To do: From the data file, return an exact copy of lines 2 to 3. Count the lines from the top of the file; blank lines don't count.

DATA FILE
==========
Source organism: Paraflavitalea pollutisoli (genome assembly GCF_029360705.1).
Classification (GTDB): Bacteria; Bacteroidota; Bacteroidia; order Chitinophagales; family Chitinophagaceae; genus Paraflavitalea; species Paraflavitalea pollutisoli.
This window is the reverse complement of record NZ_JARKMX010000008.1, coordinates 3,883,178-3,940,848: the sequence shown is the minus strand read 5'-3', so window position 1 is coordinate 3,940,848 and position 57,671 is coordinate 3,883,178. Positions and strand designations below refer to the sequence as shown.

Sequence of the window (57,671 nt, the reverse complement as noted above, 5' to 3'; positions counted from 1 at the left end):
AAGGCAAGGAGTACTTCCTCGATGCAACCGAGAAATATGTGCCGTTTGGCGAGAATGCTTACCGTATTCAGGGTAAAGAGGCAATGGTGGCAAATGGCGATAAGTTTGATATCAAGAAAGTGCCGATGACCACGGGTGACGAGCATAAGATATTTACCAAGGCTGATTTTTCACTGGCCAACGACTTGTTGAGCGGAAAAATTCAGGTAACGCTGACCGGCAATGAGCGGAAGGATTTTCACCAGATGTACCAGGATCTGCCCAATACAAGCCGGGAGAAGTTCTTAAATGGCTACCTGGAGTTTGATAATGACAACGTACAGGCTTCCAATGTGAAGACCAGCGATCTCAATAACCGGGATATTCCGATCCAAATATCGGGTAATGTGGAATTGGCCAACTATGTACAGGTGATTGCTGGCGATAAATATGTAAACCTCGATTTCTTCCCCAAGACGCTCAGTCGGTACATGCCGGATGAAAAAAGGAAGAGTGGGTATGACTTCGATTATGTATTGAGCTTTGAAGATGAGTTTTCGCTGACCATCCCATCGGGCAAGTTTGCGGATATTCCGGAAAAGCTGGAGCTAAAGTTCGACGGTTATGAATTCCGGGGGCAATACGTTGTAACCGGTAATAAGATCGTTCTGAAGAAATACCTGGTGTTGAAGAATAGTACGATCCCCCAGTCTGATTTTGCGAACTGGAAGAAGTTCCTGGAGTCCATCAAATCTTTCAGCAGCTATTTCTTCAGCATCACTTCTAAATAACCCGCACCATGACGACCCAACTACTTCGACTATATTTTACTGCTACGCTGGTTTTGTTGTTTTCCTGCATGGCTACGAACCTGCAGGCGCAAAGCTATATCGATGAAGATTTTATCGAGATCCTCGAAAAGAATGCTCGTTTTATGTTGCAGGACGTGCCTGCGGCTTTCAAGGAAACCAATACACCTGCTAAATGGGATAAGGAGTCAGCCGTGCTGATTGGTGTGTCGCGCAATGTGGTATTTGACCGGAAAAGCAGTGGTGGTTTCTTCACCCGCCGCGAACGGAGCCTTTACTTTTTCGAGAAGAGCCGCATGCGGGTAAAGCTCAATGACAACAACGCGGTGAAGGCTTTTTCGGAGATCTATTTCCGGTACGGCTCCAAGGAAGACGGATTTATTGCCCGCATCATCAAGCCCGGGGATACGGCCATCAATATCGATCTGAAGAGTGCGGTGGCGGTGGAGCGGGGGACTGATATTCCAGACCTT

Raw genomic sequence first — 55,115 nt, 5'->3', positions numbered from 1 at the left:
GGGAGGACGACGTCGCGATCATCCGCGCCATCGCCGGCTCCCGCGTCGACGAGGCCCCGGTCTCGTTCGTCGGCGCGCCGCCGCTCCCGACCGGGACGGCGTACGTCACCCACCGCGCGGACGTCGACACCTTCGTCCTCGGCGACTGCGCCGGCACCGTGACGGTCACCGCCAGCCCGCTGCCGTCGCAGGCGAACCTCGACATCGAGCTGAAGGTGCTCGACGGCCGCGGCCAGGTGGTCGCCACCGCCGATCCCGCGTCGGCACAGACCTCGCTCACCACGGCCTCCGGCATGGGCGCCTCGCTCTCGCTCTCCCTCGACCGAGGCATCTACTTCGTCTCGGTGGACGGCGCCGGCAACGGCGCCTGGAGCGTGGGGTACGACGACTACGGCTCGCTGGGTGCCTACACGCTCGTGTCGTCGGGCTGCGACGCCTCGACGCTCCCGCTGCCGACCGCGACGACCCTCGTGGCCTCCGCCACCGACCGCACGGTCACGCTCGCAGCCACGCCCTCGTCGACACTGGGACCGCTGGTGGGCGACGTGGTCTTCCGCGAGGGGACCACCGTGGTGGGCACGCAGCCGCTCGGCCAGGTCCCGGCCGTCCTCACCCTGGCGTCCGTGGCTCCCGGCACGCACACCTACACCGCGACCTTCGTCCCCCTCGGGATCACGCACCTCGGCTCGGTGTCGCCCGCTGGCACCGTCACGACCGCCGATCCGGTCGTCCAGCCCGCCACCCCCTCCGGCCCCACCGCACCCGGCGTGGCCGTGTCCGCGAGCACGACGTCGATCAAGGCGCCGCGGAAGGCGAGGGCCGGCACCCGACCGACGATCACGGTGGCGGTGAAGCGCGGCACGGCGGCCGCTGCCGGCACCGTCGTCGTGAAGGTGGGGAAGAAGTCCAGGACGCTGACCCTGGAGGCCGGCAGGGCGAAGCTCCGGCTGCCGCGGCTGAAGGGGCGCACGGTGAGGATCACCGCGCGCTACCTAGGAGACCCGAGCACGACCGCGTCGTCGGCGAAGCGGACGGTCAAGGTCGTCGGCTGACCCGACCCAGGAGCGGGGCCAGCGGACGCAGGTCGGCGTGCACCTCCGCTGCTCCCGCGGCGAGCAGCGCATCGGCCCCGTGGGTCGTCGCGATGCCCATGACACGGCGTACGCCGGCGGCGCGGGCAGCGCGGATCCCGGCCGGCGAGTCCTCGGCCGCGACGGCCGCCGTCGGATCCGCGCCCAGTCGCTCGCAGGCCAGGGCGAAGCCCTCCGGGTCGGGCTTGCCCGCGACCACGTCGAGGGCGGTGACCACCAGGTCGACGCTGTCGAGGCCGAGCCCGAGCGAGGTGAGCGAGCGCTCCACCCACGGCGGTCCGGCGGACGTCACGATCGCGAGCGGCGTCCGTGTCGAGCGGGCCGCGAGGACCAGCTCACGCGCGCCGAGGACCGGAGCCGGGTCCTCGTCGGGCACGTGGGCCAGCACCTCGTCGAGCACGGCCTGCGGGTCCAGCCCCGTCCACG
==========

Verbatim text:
Classification (GTDB): Bacteria; Bacteroidota; Bacteroidia; order Chitinophagales; family Chitinophagaceae; genus Paraflavitalea; species Paraflavitalea pollutisoli.
This window is the reverse complement of record NZ_JARKMX010000008.1, coordinates 3,883,178-3,940,848: the sequence shown is the minus strand read 5'-3', so window position 1 is coordinate 3,940,848 and position 57,671 is coordinate 3,883,178. Positions and strand designations below refer to the sequence as shown.